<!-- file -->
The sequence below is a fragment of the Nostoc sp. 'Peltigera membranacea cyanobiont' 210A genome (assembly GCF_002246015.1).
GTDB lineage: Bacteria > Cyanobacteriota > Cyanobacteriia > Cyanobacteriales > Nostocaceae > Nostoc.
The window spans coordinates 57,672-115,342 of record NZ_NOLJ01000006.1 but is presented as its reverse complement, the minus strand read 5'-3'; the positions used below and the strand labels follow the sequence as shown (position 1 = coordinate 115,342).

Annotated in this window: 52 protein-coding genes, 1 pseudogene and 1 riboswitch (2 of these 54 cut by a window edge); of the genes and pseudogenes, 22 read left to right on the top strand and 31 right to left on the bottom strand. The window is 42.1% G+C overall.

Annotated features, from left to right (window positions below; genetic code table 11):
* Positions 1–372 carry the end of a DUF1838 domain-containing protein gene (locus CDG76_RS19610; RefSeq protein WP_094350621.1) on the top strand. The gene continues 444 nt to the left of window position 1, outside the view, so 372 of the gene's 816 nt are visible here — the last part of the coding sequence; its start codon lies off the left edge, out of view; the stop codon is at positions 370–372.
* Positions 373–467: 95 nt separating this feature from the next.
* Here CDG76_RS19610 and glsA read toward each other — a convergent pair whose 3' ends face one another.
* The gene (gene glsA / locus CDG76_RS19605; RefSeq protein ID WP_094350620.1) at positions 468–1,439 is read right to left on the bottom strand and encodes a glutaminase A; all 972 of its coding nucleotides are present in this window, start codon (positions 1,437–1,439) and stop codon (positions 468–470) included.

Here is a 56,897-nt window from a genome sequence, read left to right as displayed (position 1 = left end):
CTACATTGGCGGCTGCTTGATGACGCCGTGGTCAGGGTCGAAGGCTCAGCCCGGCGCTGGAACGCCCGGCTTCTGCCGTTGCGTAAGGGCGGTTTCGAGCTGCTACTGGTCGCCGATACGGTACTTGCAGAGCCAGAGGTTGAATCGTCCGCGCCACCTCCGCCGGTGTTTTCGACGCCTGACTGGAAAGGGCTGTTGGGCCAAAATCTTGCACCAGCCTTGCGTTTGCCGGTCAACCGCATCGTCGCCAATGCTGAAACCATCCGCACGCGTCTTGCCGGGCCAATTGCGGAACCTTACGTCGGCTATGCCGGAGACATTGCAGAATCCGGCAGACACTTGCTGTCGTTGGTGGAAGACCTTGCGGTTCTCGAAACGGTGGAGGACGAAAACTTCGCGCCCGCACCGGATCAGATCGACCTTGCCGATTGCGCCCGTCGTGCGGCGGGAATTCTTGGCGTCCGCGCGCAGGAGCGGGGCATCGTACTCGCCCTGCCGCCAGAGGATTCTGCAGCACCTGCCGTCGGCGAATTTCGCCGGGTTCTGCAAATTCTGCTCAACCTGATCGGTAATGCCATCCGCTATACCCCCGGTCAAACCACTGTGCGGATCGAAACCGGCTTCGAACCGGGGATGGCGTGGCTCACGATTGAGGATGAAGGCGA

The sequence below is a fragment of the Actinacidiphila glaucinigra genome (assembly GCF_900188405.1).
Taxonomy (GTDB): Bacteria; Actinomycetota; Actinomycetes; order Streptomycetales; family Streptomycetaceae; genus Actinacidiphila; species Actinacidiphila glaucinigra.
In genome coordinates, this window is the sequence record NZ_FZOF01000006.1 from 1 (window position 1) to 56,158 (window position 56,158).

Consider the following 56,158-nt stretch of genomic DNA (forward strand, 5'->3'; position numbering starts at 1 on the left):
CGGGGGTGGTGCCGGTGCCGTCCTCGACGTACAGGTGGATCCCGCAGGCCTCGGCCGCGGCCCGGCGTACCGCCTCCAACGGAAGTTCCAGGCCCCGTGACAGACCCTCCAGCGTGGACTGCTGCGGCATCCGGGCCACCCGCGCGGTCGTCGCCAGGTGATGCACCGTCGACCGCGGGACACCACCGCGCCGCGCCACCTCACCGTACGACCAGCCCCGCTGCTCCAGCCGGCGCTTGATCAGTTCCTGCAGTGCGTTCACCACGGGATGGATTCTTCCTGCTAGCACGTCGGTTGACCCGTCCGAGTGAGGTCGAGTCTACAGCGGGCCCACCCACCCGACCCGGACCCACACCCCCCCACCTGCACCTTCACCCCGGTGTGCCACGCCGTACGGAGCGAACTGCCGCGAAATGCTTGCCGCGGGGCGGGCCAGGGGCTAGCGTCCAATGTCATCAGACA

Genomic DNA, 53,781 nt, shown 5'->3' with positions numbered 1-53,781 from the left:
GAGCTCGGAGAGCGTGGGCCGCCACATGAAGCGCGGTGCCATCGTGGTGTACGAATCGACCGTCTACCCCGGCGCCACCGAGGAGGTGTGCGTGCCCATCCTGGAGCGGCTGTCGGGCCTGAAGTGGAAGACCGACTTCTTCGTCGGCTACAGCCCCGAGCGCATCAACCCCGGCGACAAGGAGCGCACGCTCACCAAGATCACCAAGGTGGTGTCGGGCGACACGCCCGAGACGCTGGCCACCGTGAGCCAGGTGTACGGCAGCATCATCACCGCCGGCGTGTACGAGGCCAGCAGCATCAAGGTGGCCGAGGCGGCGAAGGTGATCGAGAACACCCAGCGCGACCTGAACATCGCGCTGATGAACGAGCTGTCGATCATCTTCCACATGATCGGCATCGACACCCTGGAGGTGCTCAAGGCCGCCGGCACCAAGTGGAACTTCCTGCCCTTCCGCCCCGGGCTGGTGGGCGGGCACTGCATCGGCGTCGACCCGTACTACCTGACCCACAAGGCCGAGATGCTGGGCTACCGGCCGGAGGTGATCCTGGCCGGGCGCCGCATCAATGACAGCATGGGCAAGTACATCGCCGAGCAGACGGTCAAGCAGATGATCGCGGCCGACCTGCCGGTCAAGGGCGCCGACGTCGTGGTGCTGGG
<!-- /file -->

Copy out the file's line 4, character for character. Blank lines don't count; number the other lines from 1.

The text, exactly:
Annotated in this window: 52 protein-coding genes, 1 pseudogene and 1 riboswitch (2 of these 54 cut by a window edge); of the genes and pseudogenes, 22 read left to right on the top strand and 31 right to left on the bottom strand. The window is 42.1% G+C overall.